In other words, we now have multitudes in the overmastering claws of angst. Existentialist philosophers describe angst as an unavoidable and ever present disquiet or dread or anxiety about life, the individual life. For, each human being on earth knows that tragedy is potentially just around every corner. There is so much about our lives that we cannot control and we know only too well that life can suddenly go awry. However, in this essay I use angst in a connected but slightly broader sense, as in the top definition of the word that Google offers: “a feeling of deep anxiety or dread, typically an unfocused one about the human condition or the state of the world in general.”

The question is: why are so many people angst-ridden? I would argue that we have to look beyond particular events since the condition has been created by a series of political developments and decisions around the world.

A good place to start is the stubborn belief in human progress. Now, in the history of ideas the doctrine of progress has had a rough journey. (For a good survey please see this). Many Enlightenment philosophers believed that with the rise of Science and the spread of Reason not only would human life would improve materially, human beings and human life would get better, saner, ever more civilized. It took the World Wars and the pogroms of the 20th century to discredit the idea. But then came 1989 and the seeming triumph of liberal constitutional democracy. The idea of progress escaped the tombs. Only the environmentalists kept warning us that humanity was hurtling towards catastrophe because of the unstainable impact of humans on the environment. Then came the Paris Accords and that pessimism was tempered somewhat.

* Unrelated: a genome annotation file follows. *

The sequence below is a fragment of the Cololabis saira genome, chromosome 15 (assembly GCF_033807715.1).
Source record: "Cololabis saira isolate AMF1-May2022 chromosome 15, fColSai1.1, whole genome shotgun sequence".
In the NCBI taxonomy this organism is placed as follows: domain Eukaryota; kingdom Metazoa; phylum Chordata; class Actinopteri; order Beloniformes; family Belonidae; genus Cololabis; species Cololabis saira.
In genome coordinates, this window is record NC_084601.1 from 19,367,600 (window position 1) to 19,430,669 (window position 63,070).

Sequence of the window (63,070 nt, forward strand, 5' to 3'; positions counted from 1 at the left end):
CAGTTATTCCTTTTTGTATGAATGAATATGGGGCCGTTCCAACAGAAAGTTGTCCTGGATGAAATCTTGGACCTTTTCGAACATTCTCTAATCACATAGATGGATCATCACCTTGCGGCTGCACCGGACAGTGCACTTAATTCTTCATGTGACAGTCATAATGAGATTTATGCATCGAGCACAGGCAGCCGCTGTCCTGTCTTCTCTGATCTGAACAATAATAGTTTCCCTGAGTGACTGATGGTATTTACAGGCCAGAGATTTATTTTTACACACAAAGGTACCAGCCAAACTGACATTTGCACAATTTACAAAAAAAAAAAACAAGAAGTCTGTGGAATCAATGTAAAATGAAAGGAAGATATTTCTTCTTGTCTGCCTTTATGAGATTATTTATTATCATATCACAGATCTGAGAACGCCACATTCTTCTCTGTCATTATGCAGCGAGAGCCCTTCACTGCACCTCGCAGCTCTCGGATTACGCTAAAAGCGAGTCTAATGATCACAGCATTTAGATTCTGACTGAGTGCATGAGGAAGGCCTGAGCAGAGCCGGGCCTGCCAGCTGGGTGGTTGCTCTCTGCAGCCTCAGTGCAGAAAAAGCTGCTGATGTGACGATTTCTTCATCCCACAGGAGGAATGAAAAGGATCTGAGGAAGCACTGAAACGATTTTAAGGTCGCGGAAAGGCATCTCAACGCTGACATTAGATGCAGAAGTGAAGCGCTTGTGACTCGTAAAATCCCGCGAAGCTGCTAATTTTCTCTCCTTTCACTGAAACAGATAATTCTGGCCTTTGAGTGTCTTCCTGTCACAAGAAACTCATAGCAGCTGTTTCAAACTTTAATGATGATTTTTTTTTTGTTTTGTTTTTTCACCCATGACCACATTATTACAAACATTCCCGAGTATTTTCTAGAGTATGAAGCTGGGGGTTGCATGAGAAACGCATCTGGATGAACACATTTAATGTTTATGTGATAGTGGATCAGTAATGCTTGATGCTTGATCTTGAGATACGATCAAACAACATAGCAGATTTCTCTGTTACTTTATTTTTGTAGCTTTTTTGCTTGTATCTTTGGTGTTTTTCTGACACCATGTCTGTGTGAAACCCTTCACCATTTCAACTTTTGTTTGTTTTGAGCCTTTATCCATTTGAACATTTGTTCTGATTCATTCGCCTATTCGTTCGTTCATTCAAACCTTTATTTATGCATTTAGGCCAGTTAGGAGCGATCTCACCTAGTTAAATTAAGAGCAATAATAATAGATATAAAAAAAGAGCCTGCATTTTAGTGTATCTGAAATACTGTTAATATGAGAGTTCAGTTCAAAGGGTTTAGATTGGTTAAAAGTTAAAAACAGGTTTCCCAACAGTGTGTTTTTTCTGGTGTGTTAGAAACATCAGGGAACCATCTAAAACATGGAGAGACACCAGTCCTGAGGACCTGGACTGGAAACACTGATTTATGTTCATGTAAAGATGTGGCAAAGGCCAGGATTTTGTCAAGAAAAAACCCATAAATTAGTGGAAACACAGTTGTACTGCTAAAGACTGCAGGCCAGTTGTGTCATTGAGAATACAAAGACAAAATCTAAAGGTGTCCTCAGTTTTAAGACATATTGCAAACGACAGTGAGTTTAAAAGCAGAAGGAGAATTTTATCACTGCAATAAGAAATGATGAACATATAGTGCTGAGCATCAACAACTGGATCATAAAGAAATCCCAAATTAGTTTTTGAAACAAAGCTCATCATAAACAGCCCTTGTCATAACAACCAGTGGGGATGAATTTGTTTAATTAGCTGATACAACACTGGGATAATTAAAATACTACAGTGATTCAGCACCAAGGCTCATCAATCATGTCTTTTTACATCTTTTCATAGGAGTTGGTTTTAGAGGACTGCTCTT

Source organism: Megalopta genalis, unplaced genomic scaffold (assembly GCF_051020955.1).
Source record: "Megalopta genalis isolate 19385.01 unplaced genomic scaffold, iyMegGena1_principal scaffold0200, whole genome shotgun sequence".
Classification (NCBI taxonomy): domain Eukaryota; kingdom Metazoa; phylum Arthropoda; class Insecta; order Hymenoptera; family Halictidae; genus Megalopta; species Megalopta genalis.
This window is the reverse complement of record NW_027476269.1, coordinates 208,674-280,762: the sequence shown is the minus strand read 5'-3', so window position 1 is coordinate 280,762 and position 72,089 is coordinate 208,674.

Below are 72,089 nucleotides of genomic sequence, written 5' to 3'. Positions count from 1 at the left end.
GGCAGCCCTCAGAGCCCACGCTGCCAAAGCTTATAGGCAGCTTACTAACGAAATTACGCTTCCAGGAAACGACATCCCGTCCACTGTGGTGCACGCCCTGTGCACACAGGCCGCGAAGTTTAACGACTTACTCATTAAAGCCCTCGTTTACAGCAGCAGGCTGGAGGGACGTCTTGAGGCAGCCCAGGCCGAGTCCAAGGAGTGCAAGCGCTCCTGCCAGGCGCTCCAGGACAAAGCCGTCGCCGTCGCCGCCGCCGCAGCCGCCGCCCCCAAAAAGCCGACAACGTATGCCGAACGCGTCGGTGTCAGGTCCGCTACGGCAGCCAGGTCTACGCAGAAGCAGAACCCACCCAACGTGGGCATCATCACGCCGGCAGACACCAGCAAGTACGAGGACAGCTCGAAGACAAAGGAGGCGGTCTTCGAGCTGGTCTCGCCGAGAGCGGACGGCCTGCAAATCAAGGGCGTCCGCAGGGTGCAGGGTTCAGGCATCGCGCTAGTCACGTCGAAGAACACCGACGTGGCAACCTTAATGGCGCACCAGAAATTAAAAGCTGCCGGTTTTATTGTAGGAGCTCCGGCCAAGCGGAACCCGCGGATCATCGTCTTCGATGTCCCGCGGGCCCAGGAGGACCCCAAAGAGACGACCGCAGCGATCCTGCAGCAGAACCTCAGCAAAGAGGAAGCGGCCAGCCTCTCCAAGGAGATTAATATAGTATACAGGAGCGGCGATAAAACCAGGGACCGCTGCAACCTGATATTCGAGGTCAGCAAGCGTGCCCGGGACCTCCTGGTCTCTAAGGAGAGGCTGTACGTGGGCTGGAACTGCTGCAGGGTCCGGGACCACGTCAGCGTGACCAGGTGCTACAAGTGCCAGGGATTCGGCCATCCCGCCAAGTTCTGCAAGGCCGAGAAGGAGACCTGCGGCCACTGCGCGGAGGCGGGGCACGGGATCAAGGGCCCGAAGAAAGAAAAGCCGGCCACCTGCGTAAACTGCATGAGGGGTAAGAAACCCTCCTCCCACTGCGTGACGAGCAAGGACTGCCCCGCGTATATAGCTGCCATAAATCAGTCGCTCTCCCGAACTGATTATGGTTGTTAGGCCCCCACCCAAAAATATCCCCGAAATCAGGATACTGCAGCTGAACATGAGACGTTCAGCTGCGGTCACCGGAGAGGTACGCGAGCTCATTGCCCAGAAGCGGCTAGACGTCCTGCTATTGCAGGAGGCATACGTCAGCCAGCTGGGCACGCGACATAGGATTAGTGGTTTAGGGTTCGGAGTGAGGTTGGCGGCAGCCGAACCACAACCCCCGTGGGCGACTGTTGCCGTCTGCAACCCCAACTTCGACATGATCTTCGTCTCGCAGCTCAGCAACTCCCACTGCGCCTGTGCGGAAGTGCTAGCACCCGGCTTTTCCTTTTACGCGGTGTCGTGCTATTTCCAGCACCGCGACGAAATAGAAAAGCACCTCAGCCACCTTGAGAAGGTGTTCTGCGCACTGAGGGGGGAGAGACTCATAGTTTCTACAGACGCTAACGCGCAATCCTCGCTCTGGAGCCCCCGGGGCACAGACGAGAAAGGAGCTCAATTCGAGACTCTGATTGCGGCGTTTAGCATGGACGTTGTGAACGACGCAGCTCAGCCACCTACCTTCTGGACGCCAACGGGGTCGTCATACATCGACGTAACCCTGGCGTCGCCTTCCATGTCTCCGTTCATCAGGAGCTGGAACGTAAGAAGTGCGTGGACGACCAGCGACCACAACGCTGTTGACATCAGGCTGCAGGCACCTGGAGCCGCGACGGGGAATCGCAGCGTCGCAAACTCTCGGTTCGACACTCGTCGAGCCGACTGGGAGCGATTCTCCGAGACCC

But I have always felt that the true plinth of the idea of progress is an unvarying one: our deeply ingrained optimism. Which is why movie makers (Bollywood, Nollywood or Hollywood) concoct happy endings even when the logic of the story makes the denouement silly.

Quote of the week: Zadie Smith

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"I'm always aware that I'm not writing for the 19th-century reader, I'm writing for a cyborg. A person who has the internet, this enormous database they carry around with them. If you're sitting around describing the sixth arrondissement of Paris, that's crazy, they can look it up in a second."

- Zadie Smith - novelist, short story writer, essayist, and a tenured professor in the Creative Writing Program at New York University.

Quoted in Financial Times Weekend print edition November 12, 2016 "Lunch with the FT Zadie Smith" by Jan Dalley

Photo credit: By David Shankbone (Own work) [CC BY 3.0 (http://creativecommons.org/licenses/by/3.0)], via Wikimedia Commons